Death does not take a holiday in Still Life, Alexander Dinelaris’s play at Rogue Machine. On the contrary, death crops up everywhere in the play, beginning with the portraits of dead chickens shot by lead character, Carrie Ann (Laurie Okin), a photographer we are asked to believe makes profound statements with her work. Carrie Ann also references mortality in the speech she gives at the gallery opening of her exhibition, which concludes with these banal words, “We’re all going to die.”
Poor Carrie, an inarticulate woman who seems to be suffering from some kind of psychological trauma caused by the death of her father, Theo (Frank Collison), manages to raise enough energy to enter into a love affair with Jeffrey (Lea Coco), a “trends analyst” at an advertising agency, only to lose him in Act Two to, you guessed it, a fatal disease.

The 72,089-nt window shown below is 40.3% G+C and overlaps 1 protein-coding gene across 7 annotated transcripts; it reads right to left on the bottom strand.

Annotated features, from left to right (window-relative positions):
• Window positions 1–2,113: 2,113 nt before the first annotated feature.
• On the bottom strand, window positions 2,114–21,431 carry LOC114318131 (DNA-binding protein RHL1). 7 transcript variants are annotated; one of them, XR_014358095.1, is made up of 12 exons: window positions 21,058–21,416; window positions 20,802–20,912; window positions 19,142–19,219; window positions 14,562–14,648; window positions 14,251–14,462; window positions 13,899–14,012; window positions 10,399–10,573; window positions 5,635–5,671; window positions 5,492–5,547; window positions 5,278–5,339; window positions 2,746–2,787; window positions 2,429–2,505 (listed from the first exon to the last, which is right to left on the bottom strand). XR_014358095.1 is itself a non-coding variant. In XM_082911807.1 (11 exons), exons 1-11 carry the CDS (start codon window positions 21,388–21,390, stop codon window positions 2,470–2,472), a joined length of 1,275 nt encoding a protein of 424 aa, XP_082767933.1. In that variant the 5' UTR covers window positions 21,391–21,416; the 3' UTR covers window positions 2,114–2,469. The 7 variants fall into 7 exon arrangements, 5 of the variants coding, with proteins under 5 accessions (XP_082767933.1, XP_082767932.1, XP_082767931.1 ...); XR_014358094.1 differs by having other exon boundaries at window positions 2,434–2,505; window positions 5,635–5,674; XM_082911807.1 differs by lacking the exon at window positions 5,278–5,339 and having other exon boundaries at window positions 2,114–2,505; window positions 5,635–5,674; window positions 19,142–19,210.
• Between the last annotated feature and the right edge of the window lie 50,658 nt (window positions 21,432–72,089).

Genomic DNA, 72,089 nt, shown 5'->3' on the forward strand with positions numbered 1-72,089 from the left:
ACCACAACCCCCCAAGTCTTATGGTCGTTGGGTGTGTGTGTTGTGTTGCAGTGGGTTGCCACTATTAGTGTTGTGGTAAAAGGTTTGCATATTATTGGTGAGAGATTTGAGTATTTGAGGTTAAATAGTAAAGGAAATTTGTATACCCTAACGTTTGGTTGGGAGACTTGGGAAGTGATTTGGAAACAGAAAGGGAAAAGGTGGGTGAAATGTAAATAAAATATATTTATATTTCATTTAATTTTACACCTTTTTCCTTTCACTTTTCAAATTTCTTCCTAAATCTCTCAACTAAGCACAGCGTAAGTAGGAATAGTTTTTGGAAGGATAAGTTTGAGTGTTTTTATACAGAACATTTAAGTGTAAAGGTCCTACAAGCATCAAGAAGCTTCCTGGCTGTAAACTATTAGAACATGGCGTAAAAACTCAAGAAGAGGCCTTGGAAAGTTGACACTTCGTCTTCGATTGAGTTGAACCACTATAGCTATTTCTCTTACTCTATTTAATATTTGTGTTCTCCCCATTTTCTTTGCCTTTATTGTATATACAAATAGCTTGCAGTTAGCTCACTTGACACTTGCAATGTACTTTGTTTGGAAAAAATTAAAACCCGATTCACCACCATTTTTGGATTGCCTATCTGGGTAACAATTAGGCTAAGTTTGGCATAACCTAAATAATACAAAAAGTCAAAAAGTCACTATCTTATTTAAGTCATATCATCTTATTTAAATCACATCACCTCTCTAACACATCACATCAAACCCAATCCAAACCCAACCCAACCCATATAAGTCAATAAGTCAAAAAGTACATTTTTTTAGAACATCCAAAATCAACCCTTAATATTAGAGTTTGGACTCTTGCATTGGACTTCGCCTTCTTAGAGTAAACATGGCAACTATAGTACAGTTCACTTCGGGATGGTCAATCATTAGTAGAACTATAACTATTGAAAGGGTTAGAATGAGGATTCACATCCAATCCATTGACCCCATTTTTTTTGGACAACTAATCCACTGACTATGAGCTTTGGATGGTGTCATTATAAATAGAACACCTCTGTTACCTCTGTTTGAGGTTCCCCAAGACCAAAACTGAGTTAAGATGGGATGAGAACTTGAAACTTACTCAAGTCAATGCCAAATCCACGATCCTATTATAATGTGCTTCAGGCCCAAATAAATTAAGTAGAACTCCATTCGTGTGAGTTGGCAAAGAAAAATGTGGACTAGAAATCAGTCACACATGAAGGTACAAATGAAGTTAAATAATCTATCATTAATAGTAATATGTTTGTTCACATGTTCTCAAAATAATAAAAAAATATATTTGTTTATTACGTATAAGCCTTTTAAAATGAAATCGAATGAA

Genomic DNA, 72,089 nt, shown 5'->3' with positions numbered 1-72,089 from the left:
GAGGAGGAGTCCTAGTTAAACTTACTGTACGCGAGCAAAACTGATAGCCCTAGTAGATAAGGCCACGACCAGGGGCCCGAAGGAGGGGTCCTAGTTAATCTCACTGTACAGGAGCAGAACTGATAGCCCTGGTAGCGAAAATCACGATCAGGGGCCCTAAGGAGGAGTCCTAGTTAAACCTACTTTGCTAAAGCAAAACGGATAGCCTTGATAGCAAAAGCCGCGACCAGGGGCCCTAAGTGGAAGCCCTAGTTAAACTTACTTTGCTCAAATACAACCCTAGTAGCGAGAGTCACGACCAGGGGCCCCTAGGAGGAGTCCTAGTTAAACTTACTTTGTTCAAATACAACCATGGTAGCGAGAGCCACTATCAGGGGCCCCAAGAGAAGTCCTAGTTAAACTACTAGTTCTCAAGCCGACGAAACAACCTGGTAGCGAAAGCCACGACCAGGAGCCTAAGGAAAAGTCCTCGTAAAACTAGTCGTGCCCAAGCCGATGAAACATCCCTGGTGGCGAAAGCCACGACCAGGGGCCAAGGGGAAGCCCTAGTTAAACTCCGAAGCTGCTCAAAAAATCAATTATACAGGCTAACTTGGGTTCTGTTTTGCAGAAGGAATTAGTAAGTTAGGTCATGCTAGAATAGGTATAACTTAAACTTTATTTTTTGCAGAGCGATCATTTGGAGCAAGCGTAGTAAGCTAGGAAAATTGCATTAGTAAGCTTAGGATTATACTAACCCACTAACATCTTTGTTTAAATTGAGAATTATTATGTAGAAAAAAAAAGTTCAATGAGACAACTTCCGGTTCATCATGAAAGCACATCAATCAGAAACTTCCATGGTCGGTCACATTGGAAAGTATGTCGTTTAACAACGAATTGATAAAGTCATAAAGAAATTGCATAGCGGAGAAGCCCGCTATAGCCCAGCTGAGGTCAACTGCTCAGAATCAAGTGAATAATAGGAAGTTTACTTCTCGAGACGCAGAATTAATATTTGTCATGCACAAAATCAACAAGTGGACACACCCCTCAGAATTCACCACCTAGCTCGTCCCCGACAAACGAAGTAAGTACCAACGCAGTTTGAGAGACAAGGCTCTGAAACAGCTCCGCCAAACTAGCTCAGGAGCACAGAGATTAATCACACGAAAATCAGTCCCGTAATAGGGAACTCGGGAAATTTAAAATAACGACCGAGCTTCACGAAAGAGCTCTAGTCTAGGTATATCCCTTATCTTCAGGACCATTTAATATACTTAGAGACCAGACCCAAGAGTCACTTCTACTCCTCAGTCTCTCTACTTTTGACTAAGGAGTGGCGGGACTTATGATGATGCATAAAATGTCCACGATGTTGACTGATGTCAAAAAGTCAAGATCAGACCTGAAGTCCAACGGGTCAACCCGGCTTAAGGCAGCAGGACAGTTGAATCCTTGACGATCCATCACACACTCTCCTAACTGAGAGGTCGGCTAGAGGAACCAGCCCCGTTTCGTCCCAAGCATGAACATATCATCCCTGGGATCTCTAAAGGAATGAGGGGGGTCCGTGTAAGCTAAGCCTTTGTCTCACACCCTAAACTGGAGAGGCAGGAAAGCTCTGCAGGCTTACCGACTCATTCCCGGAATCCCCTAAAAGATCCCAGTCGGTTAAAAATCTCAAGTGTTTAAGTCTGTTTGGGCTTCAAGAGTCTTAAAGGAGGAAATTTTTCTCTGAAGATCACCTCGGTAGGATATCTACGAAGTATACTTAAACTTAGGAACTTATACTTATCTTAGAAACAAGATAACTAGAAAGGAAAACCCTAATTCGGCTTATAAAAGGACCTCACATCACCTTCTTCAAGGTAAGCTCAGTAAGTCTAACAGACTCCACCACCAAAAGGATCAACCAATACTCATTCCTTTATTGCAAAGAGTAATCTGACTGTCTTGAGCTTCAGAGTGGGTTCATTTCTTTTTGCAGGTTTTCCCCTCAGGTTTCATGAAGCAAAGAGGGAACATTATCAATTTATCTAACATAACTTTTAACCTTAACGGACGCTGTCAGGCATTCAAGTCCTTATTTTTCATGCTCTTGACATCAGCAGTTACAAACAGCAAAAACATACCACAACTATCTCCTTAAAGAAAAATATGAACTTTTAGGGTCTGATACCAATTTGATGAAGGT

About the only thing that saves Still Life from being a complete disaster is its sometimes snappy, wise-ass dialogue, most of which comes from the mouth of Terry (Jonathan Bray), Jeff’s horny, meretricious, coke-sniffing boss. Unfortunately, many of the other characters in the play also sound like Terry, speaking at a staccato pace, often breaking off or being interrupted in mid-sentence. It makes for a sameness of delivery which becomes grating over the long haul.
The cast, which includes Nardeep Khurmi as a doctor, Susan Wilder as a pontificating arts professor, Tana Verafield and Jennifer Soreson in a variety of roles, do their best to energize Dinelaris’s play, but as the portentous Carrie Ann might say, you can’t bring a corpse to life.